When the market is rising, people have a tendency to want to buy in order to get in for fear their stocks will "get away" from them. On the flip side, when the market is falling, people often become afraid to buy, on worries that stocks will continue to fall.

When you, as a value investor, look at a stock's price in terms of what the company behind it is really worth, and commit to only buy with a margin of safety, you can turn that fear and greed on its head.

Embrace Summertime Opportunity

Remember, when Wall Street is on vacation, if the market gets more volatile as fewer people are taking part in it, learn to view that volatility as an opportunity to find those bargains.

If you do, you may one day find yourself among the pantheon of value investors who've learned to profit by waiting for volatility-induced bargains and then buying great companies at discount prices.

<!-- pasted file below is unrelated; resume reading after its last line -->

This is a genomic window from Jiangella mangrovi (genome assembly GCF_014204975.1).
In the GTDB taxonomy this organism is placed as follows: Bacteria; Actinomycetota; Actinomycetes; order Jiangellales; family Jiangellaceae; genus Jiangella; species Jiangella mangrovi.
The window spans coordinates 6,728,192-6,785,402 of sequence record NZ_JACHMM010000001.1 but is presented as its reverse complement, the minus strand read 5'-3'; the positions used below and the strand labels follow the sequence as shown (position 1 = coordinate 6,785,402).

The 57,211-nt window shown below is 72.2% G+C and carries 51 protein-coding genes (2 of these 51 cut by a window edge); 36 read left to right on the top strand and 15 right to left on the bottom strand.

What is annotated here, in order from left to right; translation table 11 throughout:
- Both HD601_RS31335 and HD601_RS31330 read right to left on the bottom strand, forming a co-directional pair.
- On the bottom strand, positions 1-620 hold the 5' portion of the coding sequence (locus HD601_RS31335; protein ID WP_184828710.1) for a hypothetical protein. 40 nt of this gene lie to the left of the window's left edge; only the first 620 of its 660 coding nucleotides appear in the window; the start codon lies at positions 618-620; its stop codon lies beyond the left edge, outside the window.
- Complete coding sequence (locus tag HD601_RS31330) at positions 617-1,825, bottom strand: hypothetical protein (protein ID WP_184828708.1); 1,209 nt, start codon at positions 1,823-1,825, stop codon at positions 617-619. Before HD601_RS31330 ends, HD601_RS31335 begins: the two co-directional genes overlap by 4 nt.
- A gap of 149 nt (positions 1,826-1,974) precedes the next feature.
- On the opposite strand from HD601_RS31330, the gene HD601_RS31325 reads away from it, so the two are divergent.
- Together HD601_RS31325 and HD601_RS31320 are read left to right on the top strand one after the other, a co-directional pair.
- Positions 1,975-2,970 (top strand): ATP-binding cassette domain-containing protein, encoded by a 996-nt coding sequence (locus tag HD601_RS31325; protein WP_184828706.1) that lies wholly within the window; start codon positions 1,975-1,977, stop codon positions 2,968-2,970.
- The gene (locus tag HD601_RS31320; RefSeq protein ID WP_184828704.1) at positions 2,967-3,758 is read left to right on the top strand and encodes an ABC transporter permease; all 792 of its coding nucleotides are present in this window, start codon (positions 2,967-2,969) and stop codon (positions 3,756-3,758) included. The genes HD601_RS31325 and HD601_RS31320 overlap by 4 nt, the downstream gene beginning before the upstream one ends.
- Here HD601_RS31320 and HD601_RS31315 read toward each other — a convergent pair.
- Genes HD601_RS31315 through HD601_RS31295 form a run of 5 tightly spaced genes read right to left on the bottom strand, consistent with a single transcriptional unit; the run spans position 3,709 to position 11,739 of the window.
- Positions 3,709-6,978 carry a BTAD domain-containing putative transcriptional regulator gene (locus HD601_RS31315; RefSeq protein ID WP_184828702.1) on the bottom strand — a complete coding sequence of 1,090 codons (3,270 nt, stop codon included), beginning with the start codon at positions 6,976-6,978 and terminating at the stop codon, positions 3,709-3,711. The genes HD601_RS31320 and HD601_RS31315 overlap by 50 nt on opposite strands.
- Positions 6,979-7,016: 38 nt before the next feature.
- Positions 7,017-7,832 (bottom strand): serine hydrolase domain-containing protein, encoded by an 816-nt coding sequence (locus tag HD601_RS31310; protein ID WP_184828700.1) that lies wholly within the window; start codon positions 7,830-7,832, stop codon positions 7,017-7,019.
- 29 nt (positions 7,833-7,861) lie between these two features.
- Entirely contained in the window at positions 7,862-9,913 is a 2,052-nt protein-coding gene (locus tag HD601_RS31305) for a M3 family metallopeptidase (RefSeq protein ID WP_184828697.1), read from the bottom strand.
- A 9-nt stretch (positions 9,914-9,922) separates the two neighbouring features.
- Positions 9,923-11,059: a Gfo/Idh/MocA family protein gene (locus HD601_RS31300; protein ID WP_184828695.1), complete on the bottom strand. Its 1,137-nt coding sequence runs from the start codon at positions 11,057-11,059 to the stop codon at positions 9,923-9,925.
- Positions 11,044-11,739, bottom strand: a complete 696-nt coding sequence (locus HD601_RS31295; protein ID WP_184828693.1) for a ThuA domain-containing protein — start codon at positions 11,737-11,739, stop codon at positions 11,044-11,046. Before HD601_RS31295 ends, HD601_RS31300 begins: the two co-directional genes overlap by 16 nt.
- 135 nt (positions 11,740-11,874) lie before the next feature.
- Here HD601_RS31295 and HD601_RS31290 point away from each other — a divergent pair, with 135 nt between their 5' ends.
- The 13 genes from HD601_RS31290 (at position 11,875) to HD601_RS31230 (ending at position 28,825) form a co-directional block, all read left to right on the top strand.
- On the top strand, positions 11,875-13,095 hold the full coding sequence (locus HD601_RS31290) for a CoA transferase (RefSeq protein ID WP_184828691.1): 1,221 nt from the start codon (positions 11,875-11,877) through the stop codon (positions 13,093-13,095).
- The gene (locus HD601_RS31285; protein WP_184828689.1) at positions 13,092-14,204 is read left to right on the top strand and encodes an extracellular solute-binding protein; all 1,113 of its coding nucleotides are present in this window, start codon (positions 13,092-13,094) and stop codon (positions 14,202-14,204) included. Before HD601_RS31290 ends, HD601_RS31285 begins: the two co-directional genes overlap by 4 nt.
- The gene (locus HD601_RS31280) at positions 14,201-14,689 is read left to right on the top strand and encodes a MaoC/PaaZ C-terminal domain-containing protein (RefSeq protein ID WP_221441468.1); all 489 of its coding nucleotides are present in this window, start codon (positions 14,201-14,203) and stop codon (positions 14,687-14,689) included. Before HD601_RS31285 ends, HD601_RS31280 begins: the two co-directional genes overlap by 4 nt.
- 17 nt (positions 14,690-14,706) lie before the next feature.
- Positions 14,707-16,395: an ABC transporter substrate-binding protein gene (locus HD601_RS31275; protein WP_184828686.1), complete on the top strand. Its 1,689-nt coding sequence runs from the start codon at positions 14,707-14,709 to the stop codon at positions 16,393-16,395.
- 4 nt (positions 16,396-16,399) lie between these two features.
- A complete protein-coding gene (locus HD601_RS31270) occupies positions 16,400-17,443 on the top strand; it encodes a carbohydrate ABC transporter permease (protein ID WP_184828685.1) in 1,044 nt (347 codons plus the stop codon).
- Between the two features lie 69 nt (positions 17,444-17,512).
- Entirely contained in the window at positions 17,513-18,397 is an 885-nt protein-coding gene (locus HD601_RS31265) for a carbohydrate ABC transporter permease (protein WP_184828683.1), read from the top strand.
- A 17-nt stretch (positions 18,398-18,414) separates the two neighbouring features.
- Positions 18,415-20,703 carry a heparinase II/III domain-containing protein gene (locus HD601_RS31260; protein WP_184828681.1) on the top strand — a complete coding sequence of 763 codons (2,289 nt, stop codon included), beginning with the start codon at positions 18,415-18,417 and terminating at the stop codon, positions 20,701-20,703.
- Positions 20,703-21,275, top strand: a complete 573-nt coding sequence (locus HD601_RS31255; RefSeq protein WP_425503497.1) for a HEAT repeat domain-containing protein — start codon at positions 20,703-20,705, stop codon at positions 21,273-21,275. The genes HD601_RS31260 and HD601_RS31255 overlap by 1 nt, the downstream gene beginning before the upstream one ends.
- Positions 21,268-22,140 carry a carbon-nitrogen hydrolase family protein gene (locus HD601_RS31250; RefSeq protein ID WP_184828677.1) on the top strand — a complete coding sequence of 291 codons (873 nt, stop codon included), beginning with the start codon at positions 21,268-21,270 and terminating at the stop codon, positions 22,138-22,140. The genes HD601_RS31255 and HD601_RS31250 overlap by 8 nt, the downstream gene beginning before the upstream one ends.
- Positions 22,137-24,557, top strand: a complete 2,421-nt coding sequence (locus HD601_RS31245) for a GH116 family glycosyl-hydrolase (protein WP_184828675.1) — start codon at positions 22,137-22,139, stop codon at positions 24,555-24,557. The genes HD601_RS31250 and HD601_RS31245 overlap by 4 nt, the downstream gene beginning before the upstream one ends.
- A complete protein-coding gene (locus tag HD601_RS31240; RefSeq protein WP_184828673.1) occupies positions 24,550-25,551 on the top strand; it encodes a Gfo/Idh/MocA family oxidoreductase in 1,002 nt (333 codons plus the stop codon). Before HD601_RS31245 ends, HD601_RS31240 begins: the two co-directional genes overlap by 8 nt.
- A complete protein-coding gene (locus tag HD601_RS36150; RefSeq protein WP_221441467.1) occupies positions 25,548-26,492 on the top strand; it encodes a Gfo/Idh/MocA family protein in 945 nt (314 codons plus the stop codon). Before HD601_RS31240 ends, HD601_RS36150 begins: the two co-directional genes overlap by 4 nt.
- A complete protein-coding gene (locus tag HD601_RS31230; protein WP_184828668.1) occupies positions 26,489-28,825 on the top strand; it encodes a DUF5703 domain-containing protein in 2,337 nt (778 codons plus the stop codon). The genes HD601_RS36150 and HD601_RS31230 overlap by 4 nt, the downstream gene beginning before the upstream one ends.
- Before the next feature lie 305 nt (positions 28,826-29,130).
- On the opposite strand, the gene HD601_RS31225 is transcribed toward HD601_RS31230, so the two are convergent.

An Iron Throne for Your Golden Years: Our 'Game of Thrones' Stock Picks
See Gallery
How You Can Profit While Wall Street's 'On Vacation'
Stock: Goldman Sachs (GS)
As the Master of Coin on the Small Council in King's Landing, Petyr is in control of the kingdom's finances. And while the ruling Lannister family has a wealth of gold, the kingdom's expenses are many. So it's no surprise that Petyr would prefer investing in a large investment banking and securities company such as Goldman Sachs. Not only does Goldman Sachs profit from various financial services, but the company seems to always be profitable regardless of what happens in the stock market, housing market, or broader economy.
Stock: Zynga (ZNGA)